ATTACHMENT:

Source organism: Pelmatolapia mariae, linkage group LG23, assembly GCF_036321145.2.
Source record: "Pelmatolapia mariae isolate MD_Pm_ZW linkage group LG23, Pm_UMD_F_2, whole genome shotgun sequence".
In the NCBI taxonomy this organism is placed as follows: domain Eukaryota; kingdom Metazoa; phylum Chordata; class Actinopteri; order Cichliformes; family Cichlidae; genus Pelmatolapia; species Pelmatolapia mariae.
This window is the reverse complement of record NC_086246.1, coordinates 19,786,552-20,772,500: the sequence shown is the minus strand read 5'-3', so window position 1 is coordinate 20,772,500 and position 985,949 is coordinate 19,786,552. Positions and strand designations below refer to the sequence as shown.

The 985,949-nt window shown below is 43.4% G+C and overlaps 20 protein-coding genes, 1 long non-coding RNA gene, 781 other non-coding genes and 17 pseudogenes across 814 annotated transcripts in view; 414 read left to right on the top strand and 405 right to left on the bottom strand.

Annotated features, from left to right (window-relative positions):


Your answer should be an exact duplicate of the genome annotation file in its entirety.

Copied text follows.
Source organism: Pelmatolapia mariae, linkage group LG23, assembly GCF_036321145.2.
Source record: "Pelmatolapia mariae isolate MD_Pm_ZW linkage group LG23, Pm_UMD_F_2, whole genome shotgun sequence".
In the NCBI taxonomy this organism is placed as follows: domain Eukaryota; kingdom Metazoa; phylum Chordata; class Actinopteri; order Cichliformes; family Cichlidae; genus Pelmatolapia; species Pelmatolapia mariae.
This window is the reverse complement of record NC_086246.1, coordinates 19,786,552-20,772,500: the sequence shown is the minus strand read 5'-3', so window position 1 is coordinate 20,772,500 and position 985,949 is coordinate 19,786,552. Positions and strand designations below refer to the sequence as shown.

The 985,949-nt window shown below is 43.4% G+C and overlaps 20 protein-coding genes, 1 long non-coding RNA gene, 781 other non-coding genes and 17 pseudogenes across 814 annotated transcripts in view; 414 read left to right on the top strand and 405 right to left on the bottom strand.

Annotated features, from left to right (window-relative positions):